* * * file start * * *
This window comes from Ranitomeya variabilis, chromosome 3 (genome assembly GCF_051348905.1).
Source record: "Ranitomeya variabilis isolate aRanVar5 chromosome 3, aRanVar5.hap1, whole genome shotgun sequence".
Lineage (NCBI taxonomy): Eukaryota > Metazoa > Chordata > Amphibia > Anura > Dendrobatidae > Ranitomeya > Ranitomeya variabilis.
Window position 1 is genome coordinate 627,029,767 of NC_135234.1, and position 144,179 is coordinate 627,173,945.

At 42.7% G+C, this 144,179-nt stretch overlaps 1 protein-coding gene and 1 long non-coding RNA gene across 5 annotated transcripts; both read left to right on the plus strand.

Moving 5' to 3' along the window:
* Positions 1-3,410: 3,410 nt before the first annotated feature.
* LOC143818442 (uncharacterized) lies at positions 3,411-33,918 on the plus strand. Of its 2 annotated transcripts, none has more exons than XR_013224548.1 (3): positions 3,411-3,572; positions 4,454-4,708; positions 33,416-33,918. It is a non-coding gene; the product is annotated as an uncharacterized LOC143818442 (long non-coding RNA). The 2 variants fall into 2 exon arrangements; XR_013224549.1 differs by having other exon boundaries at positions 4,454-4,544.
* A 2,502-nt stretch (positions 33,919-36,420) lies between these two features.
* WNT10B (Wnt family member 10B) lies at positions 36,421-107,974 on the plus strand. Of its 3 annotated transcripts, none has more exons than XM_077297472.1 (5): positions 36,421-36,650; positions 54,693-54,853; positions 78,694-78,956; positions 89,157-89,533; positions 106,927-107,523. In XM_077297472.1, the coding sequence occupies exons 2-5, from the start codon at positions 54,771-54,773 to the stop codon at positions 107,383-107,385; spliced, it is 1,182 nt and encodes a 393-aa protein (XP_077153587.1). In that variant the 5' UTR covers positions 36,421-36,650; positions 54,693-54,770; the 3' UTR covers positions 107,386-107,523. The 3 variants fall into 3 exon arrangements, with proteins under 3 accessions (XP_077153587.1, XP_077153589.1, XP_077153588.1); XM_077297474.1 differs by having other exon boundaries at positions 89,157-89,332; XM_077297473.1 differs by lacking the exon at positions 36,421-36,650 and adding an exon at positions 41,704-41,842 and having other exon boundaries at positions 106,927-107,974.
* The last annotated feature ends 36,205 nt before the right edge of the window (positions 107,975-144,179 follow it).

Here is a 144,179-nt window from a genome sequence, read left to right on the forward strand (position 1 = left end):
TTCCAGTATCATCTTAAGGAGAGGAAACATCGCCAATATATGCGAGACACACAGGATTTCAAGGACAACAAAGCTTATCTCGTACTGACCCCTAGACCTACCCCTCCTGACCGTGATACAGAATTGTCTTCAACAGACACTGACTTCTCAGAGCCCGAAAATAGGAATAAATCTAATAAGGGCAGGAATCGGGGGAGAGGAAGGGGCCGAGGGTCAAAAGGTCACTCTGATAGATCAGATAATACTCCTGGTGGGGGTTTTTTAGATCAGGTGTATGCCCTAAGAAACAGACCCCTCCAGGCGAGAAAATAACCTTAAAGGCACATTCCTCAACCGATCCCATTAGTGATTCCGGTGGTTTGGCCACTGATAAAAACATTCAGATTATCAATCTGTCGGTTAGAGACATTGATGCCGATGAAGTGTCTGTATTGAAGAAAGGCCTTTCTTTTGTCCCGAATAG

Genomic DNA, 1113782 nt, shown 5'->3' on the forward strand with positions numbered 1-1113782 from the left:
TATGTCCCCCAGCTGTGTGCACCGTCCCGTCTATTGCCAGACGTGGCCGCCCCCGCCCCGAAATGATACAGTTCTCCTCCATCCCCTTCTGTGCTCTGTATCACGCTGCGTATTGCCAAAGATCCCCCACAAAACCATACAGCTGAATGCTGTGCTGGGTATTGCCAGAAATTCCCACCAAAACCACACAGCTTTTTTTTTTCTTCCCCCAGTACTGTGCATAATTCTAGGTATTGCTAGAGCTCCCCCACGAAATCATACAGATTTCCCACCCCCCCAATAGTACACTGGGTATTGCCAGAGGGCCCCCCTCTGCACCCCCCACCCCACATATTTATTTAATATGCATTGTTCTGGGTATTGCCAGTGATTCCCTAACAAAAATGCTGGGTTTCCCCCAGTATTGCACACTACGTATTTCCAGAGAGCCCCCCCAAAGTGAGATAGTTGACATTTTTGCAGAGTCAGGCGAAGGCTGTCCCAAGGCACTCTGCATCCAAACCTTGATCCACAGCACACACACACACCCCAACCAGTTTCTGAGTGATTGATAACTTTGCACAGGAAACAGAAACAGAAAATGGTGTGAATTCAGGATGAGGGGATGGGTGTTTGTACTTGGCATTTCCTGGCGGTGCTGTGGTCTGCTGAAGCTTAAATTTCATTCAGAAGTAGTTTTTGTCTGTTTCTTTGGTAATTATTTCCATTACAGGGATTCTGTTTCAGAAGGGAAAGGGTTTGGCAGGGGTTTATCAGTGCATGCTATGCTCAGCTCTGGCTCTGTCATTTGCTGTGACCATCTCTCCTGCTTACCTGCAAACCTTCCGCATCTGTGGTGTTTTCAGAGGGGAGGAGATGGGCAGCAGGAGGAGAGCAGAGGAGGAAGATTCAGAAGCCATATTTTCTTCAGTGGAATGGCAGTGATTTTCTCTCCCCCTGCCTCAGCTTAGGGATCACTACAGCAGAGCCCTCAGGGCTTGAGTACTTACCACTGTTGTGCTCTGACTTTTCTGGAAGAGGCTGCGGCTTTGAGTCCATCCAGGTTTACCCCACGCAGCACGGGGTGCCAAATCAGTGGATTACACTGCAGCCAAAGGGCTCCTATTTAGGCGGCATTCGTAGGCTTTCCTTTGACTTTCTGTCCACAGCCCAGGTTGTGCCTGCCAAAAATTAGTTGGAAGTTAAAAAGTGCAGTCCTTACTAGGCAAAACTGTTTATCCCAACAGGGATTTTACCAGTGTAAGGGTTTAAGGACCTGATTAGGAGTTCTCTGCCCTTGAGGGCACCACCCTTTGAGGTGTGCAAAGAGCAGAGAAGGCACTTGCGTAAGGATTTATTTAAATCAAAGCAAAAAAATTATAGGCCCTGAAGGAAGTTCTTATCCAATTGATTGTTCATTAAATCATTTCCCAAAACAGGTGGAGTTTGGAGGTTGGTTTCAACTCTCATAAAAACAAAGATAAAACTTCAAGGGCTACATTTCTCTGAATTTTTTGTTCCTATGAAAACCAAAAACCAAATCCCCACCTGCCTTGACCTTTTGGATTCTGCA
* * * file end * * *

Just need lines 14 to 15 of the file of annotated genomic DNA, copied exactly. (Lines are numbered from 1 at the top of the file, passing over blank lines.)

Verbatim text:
Genomic DNA, 1113782 nt, shown 5'->3' on the forward strand with positions numbered 1-1113782 from the left:
TATGTCCCCCAGCTGTGTGCACCGTCCCGTCTATTGCCAGACGTGGCCGCCCCCGCCCCGAAATGATACAGTTCTCCTCCATCCCCTTCTGTGCTCTGTATCACGCTGCGTATTGCCAAAGATCCCCCACAAAACCATACAGCTGAATGCTGTGCTGGGTATTGCCAGAAATTCCCACCAAAACCACACAGCTTTTTTTTTTCTTCCCCCAGTACTGTGCATAATTCTAGGTATTGCTAGAGCTCCCCCACGAAATCATACAGATTTCCCACCCCCCCAATAGTACACTGGGTATTGCCAGAGGGCCCCCCTCTGCACCCCCCACCCCACATATTTATTTAATATGCATTGTTCTGGGTATTGCCAGTGATTCCCTAACAAAAATGCTGGGTTTCCCCCAGTATTGCACACTACGTATTTCCAGAGAGCCCCCCCAAAGTGAGATAGTTGACATTTTTGCAGAGTCAGGCGAAGGCTGTCCCAAGGCACTCTGCATCCAAACCTTGATCCACAGCACACACACACACCCCAACCAGTTTCTGAGTGATTGATAACTTTGCACAGGAAACAGAAACAGAAAATGGTGTGAATTCAGGATGAGGGGATGGGTGTTTGTACTTGGCATTTCCTGGCGGTGCTGTGGTCTGCTGAAGCTTAAATTTCATTCAGAAGTAGTTTTTGTCTGTTTCTTTGGTAATTATTTCCATTACAGGGATTCTGTTTCAGAAGGGAAAGGGTTTGGCAGGGGTTTATCAGTGCATGCTATGCTCAGCTCTGGCTCTGTCATTTGCTGTGACCATCTCTCCTGCTTACCTGCAAACCTTCCGCATCTGTGGTGTTTTCAGAGGGGAGGAGATGGGCAGCAGGAGGAGAGCAGAGGAGGAAGATTCAGAAGCCATATTTTCTTCAGTGGAATGGCAGTGATTTTCTCTCCCCCTGCCTCAGCTTAGGGATCACTACAGCAGAGCCCTCAGGGCTTGAGTACTTACCACTGTTGTGCTCTGACTTTTCTGGAAGAGGCTGCGGCTTTGAGTCCATCCAGGTTTACCCCACGCAGCACGGGGTGCCAAATCAGTGGATTACACTGCAGCCAAAGGGCTCCTATTTAGGCGGCATTCGTAGGCTTTCCTTTGACTTTCTGTCCACAGCCCAGGTTGTGCCTGCCAAAAATTAGTTGGAAGTTAAAAAGTGCAGTCCTTACTAGGCAAAACTGTTTATCCCAACAGGGATTTTACCAGTGTAAGGGTTTAAGGACCTGATTAGGAGTTCTCTGCCCTTGAGGGCACCACCCTTTGAGGTGTGCAAAGAGCAGAGAAGGCACTTGCGTAAGGATTTATTTAAATCAAAGCAAAAAAATTATAGGCCCTGAAGGAAGTTCTTATCCAATTGATTGTTCATTAAATCATTTCCCAAAACAGGTGGAGTTTGGAGGTTGGTTTCAACTCTCATAAAAACAAAGATAAAACTTCAAGGGCTACATTTCTCTGAATTTTTTGTTCCTATGAAAACCAAAAACCAAATCCCCACCTGCCTTGACCTTTTGGATTCTGCA